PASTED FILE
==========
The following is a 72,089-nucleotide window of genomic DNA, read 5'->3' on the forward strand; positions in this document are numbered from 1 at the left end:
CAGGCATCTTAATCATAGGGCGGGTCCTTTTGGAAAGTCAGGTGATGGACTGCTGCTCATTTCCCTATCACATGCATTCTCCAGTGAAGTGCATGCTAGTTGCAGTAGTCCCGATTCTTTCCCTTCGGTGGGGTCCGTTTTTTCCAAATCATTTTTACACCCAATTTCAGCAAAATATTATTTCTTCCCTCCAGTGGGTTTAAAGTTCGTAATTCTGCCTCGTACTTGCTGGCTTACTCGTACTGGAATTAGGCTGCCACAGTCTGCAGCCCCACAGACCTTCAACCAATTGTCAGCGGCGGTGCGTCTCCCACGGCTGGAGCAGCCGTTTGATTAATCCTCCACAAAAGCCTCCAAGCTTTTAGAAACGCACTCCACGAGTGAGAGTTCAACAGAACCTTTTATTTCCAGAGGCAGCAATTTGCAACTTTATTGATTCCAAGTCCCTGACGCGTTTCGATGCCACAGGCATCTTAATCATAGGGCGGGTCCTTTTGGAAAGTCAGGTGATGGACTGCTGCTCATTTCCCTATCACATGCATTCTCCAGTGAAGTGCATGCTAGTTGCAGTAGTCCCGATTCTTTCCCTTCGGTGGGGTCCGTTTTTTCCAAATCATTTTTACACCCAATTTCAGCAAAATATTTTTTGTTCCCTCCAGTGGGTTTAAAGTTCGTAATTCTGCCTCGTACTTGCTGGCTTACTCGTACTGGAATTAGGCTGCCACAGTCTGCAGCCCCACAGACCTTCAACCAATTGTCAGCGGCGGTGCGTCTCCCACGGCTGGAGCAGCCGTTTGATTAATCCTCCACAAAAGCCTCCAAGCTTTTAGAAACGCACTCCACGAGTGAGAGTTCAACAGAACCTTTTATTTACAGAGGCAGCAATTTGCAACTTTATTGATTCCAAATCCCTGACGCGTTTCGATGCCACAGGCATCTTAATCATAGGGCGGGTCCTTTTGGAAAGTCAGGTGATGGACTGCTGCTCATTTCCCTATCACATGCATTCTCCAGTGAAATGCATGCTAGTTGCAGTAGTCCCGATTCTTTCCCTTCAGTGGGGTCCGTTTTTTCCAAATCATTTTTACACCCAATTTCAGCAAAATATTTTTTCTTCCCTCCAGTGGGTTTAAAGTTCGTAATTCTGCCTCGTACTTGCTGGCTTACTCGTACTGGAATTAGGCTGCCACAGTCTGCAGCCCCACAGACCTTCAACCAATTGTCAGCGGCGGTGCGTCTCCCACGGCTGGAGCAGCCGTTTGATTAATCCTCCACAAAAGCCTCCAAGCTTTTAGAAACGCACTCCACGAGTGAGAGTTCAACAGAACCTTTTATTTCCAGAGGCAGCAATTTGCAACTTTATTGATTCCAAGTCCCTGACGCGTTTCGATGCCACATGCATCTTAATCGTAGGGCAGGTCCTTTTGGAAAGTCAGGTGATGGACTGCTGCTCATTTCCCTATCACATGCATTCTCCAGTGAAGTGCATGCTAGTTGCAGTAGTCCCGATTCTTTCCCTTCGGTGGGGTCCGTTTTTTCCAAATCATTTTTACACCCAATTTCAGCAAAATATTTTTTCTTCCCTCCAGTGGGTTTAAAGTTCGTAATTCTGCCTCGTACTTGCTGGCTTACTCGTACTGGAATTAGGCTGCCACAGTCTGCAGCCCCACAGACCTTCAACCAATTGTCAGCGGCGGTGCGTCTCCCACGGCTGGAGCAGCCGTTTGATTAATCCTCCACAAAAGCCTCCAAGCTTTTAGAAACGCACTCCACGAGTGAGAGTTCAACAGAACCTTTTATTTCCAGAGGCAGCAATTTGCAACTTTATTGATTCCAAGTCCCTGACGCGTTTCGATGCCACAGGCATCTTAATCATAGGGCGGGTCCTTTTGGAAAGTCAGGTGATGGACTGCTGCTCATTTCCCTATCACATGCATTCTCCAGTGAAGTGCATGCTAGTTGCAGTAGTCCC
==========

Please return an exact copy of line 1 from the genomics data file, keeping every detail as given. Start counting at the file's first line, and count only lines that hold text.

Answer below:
The following is a 72,089-nucleotide window of genomic DNA, read 5'->3' on the forward strand; positions in this document are numbered from 1 at the left end: